What Could Be Better than Romantic Love?


One of the most difficult things I've faced living in middle age in a decades-long marriage is having to let go and frankly, mourn, the reality that heady romantic love is probably something that will remain in my past.

I love romantic love. I love the drama, mixtapes, can't keep our hands off each other type of love. Give me as much eros as I can get. But as many of us know, while it's a great beginning, it's rarely what sustains a longterm relationship. If we're lucky, we can have both. Yes, great marriages can do romance. But I am currently of the opinion it takes a certain kind of personality to really pull that off. For the most part, mystery and newness are often where the passion lies. How many storylines do we watch on TV that we lose interest in once we know the answer to "Will they or won't they (get together)?" My bookstore has an entire aisle and genre donated to this question and Romance sells big. The pursuit in romantic love is almost all the fun. But once the pursuit is over the movies and books often end*. 

This isn't the case for everyone, but for me, letting the desire for intense romantic love go and accept that it's most likely something in my past has been...is...quite a process. It is such a pinnacle of bliss in our popular culture. Can anything compare? Is anything better than romantic love?

How would you answer?

Romantic love and especially the pursuit of it implies there will be a completion. Through romantic love we are drawn to a potential mate and partner. But once consummation happens and we get it out of our system, so to speak, reality invades our bubbles of bliss. Yes, now we have a partner to share Thanksgiving and a bed with. We feel, hopefully, more complete. But does that have to be the end of story?

I'm reminded of one of my favorite picture books, Miss Rumphius. Have you experienced it? MISS (in other words, not married) Rumphius, set in the early twentieth century, was a young girl with big dreams. She wanted to travel the world, which she did, and then live by the sea, which she also did. But her grandfather told her there was one more thing she must do.

In the evening Alice sat on her grandfather’s knee and listened to his stories of faraway places. When he had finished, Alice would say, “When I grow up, I too will go to faraway places, and when I grow old, I too will live beside the sea.

That is all very well, little Alice,” said her grandfather, “but there is a third thing you must do.”

”What is that?” asked Alice.

”You must do something to make the world more beautiful,” said her grandfather.

”All right,” said Alice. But she did not know what that could be.

In the meantime Alice got up and washed her face and ate porridge for breakfast. She went to school and came home and did her homework.

And pretty soon she was grown up.
— "Miss Rumphius" by Barbara Cooney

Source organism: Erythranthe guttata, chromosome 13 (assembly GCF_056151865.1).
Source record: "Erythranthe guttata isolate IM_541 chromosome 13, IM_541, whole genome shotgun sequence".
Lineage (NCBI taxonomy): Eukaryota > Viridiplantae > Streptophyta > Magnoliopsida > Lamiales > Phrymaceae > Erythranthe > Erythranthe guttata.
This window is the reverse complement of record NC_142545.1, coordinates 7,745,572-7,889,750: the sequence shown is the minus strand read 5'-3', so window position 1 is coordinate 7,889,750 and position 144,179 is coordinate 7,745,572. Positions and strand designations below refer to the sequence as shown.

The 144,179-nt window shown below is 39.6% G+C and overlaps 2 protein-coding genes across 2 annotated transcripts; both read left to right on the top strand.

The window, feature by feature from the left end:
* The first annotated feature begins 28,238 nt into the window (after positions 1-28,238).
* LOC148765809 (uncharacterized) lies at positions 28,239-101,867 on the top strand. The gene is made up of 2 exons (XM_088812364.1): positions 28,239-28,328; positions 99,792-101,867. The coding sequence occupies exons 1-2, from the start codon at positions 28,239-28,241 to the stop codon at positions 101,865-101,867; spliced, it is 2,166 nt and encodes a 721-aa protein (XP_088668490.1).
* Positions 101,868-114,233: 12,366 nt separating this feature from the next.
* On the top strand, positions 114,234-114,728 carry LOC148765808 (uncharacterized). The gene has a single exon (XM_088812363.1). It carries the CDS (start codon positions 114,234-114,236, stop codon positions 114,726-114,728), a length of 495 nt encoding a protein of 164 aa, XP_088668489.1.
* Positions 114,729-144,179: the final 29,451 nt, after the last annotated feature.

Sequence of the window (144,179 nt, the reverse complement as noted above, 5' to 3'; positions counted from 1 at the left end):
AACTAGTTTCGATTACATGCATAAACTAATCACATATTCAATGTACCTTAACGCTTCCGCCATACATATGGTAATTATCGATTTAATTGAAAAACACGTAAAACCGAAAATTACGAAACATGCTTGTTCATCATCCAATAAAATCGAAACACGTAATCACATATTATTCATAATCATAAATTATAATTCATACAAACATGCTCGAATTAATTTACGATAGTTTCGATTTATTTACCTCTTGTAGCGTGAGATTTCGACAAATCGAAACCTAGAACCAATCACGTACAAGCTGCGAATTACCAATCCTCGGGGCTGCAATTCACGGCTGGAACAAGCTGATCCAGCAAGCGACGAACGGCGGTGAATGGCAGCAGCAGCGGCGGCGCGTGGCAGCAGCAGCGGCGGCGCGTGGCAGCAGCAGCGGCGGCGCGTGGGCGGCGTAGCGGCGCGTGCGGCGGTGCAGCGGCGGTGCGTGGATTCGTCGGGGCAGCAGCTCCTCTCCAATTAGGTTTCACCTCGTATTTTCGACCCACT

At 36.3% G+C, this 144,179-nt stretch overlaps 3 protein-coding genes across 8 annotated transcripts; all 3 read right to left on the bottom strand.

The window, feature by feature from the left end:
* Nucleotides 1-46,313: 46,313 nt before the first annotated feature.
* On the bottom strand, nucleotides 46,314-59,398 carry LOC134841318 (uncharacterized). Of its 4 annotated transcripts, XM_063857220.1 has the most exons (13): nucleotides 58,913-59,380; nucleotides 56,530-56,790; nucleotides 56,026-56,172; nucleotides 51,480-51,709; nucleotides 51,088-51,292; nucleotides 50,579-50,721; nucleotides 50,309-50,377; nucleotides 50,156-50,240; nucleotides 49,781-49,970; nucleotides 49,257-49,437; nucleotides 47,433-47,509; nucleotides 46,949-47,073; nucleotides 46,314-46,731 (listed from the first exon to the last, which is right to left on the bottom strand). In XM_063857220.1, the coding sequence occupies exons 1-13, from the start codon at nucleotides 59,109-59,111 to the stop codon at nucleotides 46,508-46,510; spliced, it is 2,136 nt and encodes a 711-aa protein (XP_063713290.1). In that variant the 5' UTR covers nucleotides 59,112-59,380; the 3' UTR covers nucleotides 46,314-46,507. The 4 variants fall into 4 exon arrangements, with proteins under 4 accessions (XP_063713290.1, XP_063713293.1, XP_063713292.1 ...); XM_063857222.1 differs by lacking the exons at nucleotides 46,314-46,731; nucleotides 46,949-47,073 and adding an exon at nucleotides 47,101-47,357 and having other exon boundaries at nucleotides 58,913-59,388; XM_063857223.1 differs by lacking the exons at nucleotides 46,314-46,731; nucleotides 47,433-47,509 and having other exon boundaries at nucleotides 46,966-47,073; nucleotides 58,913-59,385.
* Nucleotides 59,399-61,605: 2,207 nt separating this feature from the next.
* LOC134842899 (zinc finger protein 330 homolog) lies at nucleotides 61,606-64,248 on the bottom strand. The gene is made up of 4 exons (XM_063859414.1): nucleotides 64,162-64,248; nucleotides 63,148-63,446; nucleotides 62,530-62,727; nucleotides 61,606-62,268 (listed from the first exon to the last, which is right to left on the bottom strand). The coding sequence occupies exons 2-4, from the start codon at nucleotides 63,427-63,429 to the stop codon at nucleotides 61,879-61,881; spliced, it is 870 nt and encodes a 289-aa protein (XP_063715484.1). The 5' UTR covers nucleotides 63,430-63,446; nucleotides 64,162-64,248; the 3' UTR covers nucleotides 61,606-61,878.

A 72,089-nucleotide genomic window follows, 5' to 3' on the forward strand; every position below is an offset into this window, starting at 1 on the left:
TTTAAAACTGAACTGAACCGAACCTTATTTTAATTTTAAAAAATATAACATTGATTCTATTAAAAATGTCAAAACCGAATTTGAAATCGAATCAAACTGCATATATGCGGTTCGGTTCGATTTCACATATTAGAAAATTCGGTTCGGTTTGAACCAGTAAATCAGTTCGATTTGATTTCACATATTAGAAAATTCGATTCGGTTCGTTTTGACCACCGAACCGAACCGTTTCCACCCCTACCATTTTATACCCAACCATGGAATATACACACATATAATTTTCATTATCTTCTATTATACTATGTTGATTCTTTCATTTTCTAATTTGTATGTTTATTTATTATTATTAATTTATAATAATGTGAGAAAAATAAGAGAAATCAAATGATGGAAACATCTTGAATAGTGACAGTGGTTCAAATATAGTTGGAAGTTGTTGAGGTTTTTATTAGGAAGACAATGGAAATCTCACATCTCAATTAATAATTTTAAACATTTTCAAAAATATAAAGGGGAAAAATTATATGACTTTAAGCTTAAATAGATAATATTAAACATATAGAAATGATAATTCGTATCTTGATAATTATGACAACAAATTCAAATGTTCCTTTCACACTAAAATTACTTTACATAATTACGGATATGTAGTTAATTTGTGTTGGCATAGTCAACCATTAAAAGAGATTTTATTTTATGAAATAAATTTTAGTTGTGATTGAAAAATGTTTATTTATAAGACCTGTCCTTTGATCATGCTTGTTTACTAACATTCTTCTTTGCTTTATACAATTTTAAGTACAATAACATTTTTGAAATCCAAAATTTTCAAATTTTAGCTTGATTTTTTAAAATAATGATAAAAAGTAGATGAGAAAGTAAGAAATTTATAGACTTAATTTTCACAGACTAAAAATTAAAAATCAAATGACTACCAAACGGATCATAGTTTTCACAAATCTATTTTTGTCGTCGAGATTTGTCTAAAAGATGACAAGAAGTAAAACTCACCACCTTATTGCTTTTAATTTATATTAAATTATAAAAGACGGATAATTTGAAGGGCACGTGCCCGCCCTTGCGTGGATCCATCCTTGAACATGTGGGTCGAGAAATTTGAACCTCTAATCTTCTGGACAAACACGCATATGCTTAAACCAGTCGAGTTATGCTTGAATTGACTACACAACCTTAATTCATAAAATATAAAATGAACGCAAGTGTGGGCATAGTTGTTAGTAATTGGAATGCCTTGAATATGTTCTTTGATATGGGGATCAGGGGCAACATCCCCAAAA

You can purchase your own copy of "Miss Rumphius" by clicking on the image above.

You can purchase your own copy of "Miss Rumphius" by clicking on the image above.

Miss Rumphius, if you know the story, becomes known as The Lupine Lady. She made the world more beautiful by planting lupine seeds wherever she could. Did you know the meaning of the lupine is Imagination? To imagine something is to believe in something that does not (yet) exist. 

There doesn't have to be completion when there's imagination. With an imagination there doesn't have to be an end to our stories. There are other worlds and people and experiences that are not real to me yet, but they could be. Maybe if I use my imagination, I might even fall in love. Remember how incredibly intoxicating imaginative play was when we were young? Remember the worlds and scenarios we played in for hours? 

I think the one thing that could be better than romantic love is the ability to lose oneself in the pursuit of something. I think imagination could be better than romantic love because it's available all my life long and not dependent on my body being mating material, evolutionarily speaking. My imagination opens doors for me that are not dependent on someone else, like my children or partner, turning the doorknob for me. In other words, I can't control their love for me, but I can always explore a new world.

What do you think? Does this resonate with you? How could your imagination help you write and live a better story?

To fulfill (Miss Rumphius’s) final promise to make the world more beautiful, she had to imagine a world that did not yet exist.
— Niko Maragos

*One series of books where the answer to the question, "Will they or won't they?" doesn't end the story is the book series, "Outlander" by Diana Gabaldon. It is listed as one of America's Top 100 Reads for a reason. Its core characters are married early on and several thousand pages later, that is still the case. It is easily the most dynamic and beautiful love story I have ever read.  Set in Europe, mainly Scotland, and the United States in the second half of the 18th century, I can't recommend it enough. I think the endurance of the protagonist's love over decades, including their erotic love, is why so many of us find it so compelling and arresting. Have you read them?